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Weed Concentrates May Be Worth More Than Grubhub by 2026

NEWS
Randy Robinson
Jul 16, 2019 04:34 PM PST
Weed Concentrates May Be Worth More Than Grubhub by 2026
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A new market report predicts that cannabis concentrates like hash, oils, and waxes will rake in over $13 billion annually.

Cannabis concentrates are sweeping the industry — and the legalization movement — into a veritable sativa storm. A new market analysis predicts the concentrates sector will surpass $13 billion in sales by 2026. For comparison, the food delivery company Grubhub is currently valued at around $12 billion.

The report, produced by Zion Market Research, said the global concentrates market was worth about $3.73 billion USD in 2018, an increase of nearly 50 percent from the previous year.

Concentrates may be one of the most confusing areas of the weed scene, especially to newcomers. Conventionally, a cannabis concentrate is any weed product that’s (1) not buds and (2) boasts a higher THC percentage than buds do on average. Concentrates include several product categories such as waxes, shatters, oils, crumbles, hashish, live resins, sauces, isolates, distillates, and good ol’ fashioned kief, with potencies ranging between 50 to 90 percent THC, depending on the product and the process.

The Zion report additionally claimed that the concentrates market’s compound annual growth rate (CAGR) from 2019 to 2026 would hover around 17 percent. Previous analyses from the cannabis data firms BDS Analytics and Arcview Market Research estimated the concentrates industry would sell $8 billion worth of product in 2022, indicating Zion’s predictions fall in line with expected trends.

Why are cannabis consumers going crazy about concentrates? Obviously, concentrates get people higher than conventional flower. Like way, way higher. Medical patients who require large doses of THC may also find comfort in concentrates, which require less consumption to achieve the same effects one would get from smoking buds. For those of you who’ve never puffed on concentrates, if smoking buds is like sipping beer, dabbing or vaping concentrates is like taking straight shots of Everclear.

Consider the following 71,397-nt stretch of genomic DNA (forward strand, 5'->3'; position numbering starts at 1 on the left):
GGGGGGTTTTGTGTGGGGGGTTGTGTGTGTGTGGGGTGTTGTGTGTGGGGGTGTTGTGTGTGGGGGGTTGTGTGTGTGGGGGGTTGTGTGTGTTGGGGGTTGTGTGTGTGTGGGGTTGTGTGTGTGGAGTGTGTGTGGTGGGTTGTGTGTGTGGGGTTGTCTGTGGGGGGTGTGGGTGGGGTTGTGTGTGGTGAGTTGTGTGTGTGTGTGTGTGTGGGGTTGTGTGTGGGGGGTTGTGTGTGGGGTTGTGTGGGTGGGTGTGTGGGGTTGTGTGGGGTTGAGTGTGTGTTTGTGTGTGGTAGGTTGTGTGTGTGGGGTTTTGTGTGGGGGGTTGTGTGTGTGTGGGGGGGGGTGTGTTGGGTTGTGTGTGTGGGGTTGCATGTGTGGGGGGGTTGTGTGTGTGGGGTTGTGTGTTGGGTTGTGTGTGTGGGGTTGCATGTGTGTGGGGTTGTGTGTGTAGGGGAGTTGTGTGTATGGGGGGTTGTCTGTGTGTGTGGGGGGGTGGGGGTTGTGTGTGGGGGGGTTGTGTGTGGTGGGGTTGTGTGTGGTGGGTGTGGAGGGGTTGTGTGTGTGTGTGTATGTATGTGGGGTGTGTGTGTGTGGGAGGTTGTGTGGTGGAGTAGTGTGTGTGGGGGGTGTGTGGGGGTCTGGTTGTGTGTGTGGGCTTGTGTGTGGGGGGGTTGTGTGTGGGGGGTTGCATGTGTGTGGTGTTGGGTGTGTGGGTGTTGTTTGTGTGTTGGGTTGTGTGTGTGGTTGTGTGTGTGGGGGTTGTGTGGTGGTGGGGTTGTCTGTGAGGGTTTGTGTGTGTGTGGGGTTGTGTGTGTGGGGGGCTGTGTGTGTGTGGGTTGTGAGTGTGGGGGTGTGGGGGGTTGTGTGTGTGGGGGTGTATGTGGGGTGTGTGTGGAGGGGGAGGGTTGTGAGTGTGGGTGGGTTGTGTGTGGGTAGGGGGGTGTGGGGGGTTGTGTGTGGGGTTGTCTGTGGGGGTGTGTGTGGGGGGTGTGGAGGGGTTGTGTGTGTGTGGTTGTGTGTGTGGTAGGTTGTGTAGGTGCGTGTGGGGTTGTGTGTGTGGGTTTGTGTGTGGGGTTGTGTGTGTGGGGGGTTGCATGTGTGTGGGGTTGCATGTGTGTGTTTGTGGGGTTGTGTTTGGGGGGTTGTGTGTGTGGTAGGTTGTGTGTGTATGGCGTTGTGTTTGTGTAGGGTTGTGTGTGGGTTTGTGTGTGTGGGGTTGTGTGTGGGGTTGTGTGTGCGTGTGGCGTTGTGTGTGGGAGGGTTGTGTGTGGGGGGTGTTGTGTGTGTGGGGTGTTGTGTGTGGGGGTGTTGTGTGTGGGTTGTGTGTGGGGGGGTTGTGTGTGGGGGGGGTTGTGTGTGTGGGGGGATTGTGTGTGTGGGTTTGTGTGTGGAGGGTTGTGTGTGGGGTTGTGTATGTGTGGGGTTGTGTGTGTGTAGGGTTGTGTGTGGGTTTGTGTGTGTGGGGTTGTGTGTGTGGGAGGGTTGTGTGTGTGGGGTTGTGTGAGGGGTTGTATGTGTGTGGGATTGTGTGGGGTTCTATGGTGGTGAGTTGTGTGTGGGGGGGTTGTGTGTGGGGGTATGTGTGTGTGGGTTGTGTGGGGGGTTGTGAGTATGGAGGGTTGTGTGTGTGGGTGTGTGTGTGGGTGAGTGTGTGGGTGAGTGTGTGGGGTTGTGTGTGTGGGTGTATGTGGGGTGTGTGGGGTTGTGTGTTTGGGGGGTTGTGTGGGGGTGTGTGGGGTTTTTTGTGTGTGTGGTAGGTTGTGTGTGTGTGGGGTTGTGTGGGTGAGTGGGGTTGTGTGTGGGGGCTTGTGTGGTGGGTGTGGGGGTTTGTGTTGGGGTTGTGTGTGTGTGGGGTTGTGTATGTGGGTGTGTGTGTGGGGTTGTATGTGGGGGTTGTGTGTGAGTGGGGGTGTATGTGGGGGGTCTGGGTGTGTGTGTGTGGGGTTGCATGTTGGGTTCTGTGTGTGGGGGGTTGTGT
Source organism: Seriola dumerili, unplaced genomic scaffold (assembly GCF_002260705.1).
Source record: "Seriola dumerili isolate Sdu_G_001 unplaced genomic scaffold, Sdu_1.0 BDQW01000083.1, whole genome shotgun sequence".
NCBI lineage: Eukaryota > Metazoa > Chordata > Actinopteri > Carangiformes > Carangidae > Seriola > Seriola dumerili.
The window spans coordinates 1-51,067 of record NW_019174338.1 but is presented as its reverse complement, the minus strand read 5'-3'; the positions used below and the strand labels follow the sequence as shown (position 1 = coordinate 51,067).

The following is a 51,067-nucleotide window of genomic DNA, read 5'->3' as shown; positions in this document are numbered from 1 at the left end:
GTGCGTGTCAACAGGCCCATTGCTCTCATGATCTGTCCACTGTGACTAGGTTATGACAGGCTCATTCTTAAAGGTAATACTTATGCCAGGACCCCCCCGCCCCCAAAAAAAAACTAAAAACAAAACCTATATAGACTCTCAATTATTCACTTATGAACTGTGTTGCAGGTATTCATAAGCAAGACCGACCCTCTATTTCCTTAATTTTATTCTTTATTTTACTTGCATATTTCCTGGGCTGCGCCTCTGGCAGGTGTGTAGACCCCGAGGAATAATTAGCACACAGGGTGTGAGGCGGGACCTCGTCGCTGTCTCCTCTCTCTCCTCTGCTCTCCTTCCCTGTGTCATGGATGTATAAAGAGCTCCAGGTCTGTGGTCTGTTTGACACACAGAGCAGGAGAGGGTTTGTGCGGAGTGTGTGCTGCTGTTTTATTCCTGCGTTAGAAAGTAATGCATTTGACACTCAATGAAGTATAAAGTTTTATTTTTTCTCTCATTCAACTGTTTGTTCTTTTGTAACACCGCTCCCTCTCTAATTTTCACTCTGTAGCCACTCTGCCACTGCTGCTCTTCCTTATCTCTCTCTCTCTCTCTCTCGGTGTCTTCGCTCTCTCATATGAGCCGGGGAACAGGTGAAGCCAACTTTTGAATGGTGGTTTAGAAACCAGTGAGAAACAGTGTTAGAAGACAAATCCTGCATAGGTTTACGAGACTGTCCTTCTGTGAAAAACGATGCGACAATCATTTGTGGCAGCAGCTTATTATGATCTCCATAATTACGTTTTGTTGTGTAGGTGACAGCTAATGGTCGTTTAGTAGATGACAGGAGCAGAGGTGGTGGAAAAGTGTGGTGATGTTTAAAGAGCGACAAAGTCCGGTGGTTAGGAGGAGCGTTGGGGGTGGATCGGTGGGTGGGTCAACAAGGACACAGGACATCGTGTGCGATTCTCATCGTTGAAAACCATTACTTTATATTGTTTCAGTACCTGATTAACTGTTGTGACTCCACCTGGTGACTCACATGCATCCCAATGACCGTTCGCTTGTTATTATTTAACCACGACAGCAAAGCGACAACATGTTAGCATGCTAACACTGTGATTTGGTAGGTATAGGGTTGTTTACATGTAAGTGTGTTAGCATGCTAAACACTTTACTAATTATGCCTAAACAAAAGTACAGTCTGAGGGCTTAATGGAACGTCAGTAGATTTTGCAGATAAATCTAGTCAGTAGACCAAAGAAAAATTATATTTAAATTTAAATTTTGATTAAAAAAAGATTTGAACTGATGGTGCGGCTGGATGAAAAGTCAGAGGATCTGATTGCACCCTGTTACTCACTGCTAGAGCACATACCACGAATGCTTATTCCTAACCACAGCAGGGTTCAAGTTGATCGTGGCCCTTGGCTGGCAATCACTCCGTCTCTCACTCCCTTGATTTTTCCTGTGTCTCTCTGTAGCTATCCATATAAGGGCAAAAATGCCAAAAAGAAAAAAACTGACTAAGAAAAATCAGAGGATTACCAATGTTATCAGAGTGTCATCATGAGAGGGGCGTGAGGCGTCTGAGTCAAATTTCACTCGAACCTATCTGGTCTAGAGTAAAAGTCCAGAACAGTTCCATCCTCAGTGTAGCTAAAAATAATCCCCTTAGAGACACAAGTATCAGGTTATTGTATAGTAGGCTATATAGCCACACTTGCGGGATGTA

Speaking of vaping, the popularity of vape pens may be the primary driver behind rapidly escalating concentrates sales. Some vape pens can vaporize raw flower, but most use cartridges filled with cannabis concentrates. And since vape pens offer discreetness — they’re usually tiny and don’t produce much of the tell-tale weed smell — consumers who are perpetually on-the-go favor this form of toking, particularly in markets like California.

Will Zion and BDS/Arcview’s figures hold up? As the saying goes, only time will tell, as market predictions keep shifting with every new legal, political, and industrial development regarding regulated weed. But so far, the predictions have only increased in value, as it’s looking like federal reforms or all-out legalization may be coming soon.

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Randy Robinson
Randy Robinson

Based in Denver, Randy studied cannabinoid science while getting a degree in molecular biology at the University of Colorado. When not writing about cannabis, science, politics, or LGBT issues, they can be found exploring nature somewhere in the Rocky Mountains. Catch Randy on Twitter and Instagram @randieseljay Contact.